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7 Things the Media Missed About the Chick-fil-A Saga

You might think you've heard everything there is to know about the Chick-fil-A controversy. You haven't.

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That said, Tyson is not quite the hardliner on some Christian Right issues that Chick-fil-A seems to be. For example, consistent challenges from unions like the Teamsters mean that it uses slightly more union employees. The company even cameunder fire from the Christian Right in 2008, when a plant in Shelbyville, TN negotiated with union members to provide a paid holiday on Eid al-Fitr rather than Labor Day because about one-fifth of the plant’s employees were Somali Muslims. The Christian Right predictably engaged in  Shariahfear-mongering in response.

Despite small union victories like this, Tyson’s union influence should not be overstated, as the company has been routinely criticized for abusing employees on humanrights grounds. A 2005 report from Human Rights Watch -- which heavily featured Tyson Food -- noted, “Nearly every worker interviewed for this report bore physical signs of a serious injury suffered from working in a meat or poultry plant.” And according to the New York Times, “The report also concluded that packing companies violated human and labor rights by suppressing their employees' efforts to organize by, for example, often firing employees who support a union. The report asserted that slaughterhouse and packing plants also flouted international rules by taking advantage of workers' immigration status -- in some plants two-thirds of the workers are illegal immigrants -- to subject them to inferior treatment.”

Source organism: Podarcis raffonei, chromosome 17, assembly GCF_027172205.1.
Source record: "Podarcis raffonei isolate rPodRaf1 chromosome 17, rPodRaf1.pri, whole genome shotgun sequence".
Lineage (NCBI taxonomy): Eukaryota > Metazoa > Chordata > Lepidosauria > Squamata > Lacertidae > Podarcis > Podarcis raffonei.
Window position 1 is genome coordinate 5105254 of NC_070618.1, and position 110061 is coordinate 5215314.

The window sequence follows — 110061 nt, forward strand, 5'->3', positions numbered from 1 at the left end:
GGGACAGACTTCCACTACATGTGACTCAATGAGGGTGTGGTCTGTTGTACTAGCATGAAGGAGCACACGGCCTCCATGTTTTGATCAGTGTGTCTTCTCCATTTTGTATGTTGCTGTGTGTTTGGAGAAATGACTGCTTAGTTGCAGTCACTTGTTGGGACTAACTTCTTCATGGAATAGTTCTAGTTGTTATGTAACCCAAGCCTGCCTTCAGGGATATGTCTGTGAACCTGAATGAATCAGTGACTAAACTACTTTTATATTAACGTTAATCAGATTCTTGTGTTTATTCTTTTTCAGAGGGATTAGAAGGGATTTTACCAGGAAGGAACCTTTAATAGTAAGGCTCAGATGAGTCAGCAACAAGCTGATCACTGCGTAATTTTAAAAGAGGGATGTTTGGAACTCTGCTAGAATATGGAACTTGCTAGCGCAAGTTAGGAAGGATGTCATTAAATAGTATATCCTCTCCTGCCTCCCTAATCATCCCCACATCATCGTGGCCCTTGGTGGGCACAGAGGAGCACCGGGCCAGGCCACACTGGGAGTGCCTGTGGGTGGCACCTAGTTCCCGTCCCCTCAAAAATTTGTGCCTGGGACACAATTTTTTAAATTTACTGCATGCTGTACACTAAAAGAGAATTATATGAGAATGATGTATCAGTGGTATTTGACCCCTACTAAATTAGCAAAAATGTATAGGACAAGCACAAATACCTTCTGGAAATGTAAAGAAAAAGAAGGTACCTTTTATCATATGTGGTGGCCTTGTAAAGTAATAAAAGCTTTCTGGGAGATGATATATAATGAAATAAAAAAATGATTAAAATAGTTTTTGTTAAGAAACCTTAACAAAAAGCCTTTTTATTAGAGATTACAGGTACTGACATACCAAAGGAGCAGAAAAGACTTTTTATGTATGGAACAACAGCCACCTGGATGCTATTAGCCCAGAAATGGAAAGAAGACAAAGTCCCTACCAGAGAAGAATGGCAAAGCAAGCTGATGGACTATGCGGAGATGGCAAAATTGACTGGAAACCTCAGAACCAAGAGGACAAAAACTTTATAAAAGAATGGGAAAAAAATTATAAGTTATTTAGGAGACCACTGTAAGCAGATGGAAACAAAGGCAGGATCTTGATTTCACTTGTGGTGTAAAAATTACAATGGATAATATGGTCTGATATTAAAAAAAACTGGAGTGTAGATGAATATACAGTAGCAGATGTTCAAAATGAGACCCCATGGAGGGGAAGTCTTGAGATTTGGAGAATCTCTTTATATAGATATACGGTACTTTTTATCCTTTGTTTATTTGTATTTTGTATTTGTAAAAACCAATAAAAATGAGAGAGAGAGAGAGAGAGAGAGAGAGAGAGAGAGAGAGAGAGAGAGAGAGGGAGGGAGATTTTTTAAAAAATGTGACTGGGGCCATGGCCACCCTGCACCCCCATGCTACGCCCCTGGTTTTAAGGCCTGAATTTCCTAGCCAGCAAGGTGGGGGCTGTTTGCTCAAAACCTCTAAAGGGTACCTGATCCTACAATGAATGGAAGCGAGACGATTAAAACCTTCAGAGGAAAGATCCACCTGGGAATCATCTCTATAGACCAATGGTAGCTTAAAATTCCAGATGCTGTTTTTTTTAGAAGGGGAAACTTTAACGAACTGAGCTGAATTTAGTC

6. Not all evangelicals have gone all-in for Chick-fil-A. But this doesn’t mean they’ve provided many strong statements against it either. Without really engaging the fact that Chick-fil-A funds hate groups, some evangelical Christians have engaged both sides of this debate. Rachel Held Evans, an evangelical Christian blogger and author who is respected among liberals for challenging the Christian Right playbook, writes that both sides are getting it wrong. But her critique of the boycotters mainly boilsdown to the fact that she doesn’t feel comfortable labeling close family and friends who oppose gay marriage as homophobes. She writes, “I beg you to please remember that not all Christians who speak out against gay marriage are bigots or homophobes, and calling them those names is as unjust as it is unkind. Many of the people I love most in my life fall into this ‘camp,’ and most of them mean it when they say that they sincerely love their friends and relatives in the LGBT community and wish they knew of some way to hold to their convictions without hurting or insulting their neighbors.” Of course, bigotry expressed in a  friendly tone is still bigotry.

And evangelical blogger Matthew Paul Turner doesn’t really contest the notion that LGBT identity is “sinful,” but simply accuses “the church” of being unloving. But he’s at least a bit more effective in critiquing Christian culture: “Think about it. Would you feel loved by somebody if they included rules, context, and/or explanations about your lifestyle every time they spoke about how much they don’t hate you? Only when talking about gay people do Christians feel the need to preface their ‘love’ or ‘non-hate’ with some variation of ‘I don’t agree with your lifestyle, but…’ Christians don’t talk about any other group of people like that -- only gay people.”

Justin Lee of the LGBT-affirming evangelical GayChristianNetwork hedges on whether or not to support the Chick-fil-A boycott, though he pays scant attention to the fact that Chick-fil-A has actively funded anti-gay causes, mentioning that only as a side note.

Bonus Item 7. A meme enrages Glenn Beck. On Chick-fil-A Appreciation Day, Stephanie Drury of the popular ex-evangelical blog StuffChristianCulture Likes tweeted, “You’d never see this many Christians lined up to help at a homeless shelter or food bank. And that’s something Jesus actually said to do.” The tweet was quickly turned into a meme that started going viral.